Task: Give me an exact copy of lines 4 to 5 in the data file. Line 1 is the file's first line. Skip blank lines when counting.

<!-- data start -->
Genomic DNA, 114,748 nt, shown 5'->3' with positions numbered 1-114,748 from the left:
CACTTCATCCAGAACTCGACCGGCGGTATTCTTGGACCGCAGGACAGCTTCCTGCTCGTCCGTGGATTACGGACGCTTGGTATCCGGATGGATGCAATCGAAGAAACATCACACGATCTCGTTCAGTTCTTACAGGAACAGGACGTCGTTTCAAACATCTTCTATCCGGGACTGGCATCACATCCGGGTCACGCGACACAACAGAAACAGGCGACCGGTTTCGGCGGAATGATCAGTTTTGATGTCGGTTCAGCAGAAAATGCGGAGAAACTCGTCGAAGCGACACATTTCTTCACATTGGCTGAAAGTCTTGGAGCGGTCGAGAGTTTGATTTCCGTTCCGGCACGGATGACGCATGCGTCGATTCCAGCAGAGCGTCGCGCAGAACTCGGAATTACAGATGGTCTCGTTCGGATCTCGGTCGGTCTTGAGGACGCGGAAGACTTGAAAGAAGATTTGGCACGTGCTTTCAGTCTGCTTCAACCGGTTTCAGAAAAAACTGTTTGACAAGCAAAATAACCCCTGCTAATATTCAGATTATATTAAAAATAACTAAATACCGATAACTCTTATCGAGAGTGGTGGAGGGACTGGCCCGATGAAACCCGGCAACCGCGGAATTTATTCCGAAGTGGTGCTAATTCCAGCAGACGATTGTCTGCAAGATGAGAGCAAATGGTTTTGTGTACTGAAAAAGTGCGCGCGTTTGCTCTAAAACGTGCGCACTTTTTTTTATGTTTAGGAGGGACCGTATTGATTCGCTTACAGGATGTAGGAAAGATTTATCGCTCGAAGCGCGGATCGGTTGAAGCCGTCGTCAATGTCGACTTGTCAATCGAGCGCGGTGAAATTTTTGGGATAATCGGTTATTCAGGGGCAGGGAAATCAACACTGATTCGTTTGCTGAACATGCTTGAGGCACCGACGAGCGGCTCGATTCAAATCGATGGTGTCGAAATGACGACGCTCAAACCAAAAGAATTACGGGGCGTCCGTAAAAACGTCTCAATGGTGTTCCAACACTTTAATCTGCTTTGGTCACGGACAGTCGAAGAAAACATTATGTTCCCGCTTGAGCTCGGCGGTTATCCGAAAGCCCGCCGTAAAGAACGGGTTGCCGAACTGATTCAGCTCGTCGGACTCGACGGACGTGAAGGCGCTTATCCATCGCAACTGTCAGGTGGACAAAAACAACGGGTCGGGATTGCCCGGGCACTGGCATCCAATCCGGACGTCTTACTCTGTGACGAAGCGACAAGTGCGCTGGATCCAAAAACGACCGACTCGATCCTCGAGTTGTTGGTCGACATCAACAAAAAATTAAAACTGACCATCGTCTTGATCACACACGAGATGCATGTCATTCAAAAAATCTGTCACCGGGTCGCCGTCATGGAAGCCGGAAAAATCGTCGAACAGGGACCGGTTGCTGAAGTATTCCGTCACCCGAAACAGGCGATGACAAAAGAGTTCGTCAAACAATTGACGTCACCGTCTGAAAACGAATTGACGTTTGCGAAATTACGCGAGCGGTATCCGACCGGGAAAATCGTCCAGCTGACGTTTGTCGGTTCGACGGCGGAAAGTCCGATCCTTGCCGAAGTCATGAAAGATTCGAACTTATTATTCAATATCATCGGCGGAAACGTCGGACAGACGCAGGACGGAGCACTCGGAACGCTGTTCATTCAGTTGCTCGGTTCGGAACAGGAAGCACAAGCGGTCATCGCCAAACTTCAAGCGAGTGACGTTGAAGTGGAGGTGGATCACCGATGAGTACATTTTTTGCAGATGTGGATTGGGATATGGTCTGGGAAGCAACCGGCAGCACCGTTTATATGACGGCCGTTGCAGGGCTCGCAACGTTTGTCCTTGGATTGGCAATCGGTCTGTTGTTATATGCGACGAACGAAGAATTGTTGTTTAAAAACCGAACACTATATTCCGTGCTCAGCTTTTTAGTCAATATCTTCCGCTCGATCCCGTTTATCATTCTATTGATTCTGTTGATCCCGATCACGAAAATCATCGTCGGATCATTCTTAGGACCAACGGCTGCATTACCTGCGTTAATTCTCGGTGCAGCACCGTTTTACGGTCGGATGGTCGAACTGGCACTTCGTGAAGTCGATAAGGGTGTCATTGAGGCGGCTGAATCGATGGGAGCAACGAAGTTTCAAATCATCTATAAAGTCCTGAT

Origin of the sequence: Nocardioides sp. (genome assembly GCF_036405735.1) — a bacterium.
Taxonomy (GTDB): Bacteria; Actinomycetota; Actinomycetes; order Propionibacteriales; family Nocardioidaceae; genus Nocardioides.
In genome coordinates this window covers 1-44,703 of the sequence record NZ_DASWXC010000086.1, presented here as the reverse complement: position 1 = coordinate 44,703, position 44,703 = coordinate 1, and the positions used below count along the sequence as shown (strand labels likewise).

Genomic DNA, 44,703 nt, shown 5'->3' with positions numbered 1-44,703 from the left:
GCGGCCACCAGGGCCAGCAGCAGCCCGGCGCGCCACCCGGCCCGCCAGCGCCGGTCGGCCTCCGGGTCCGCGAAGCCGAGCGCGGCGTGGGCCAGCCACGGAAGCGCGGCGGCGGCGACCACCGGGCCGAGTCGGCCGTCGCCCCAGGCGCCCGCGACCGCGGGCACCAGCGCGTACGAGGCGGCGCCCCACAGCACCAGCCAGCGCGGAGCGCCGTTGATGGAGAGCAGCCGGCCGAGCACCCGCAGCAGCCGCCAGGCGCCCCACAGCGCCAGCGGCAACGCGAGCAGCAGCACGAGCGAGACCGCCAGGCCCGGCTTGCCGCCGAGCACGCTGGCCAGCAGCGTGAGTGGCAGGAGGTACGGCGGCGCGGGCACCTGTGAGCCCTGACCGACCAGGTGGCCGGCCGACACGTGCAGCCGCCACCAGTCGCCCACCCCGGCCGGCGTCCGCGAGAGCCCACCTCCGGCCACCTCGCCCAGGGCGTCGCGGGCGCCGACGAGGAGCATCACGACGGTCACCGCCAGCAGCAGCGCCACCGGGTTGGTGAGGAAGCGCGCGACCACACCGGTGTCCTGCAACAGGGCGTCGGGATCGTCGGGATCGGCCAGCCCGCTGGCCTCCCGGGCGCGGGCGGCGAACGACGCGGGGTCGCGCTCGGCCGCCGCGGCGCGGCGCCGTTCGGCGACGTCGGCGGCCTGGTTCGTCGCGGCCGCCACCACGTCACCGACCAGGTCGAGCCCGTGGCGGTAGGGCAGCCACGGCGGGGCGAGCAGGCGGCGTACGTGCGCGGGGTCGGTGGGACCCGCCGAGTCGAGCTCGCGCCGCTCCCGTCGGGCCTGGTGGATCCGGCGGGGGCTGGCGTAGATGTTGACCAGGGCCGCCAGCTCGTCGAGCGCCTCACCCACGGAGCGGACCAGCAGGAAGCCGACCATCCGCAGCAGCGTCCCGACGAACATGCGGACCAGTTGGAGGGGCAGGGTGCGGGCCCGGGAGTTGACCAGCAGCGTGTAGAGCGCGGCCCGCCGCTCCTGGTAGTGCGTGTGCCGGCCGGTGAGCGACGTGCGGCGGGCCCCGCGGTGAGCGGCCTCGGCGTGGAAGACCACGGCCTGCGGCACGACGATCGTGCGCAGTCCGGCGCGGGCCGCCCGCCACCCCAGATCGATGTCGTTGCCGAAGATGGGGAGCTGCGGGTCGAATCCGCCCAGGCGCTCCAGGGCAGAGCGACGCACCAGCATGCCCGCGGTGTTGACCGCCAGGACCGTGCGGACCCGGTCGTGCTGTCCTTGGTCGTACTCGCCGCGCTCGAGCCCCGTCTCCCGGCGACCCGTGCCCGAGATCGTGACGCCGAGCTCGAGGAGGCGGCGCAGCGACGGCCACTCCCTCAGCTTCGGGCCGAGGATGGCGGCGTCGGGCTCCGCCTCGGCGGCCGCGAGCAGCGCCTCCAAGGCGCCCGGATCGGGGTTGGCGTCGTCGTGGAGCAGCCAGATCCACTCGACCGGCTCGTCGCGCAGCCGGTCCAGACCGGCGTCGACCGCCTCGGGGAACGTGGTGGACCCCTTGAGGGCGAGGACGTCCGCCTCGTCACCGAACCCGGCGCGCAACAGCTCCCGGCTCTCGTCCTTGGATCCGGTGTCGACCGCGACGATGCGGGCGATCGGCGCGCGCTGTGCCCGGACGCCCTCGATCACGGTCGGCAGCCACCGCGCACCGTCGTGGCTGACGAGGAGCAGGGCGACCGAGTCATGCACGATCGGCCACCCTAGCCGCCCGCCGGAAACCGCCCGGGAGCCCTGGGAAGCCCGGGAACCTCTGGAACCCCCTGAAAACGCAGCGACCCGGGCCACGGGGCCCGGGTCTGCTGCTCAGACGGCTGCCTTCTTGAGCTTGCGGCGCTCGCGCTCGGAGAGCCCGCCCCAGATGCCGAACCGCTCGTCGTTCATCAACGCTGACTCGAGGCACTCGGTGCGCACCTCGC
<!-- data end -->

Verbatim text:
Taxonomy (GTDB): Bacteria; Actinomycetota; Actinomycetes; order Propionibacteriales; family Nocardioidaceae; genus Nocardioides.
In genome coordinates this window covers 1-44,703 of the sequence record NZ_DASWXC010000086.1, presented here as the reverse complement: position 1 = coordinate 44,703, position 44,703 = coordinate 1, and the positions used below count along the sequence as shown (strand labels likewise).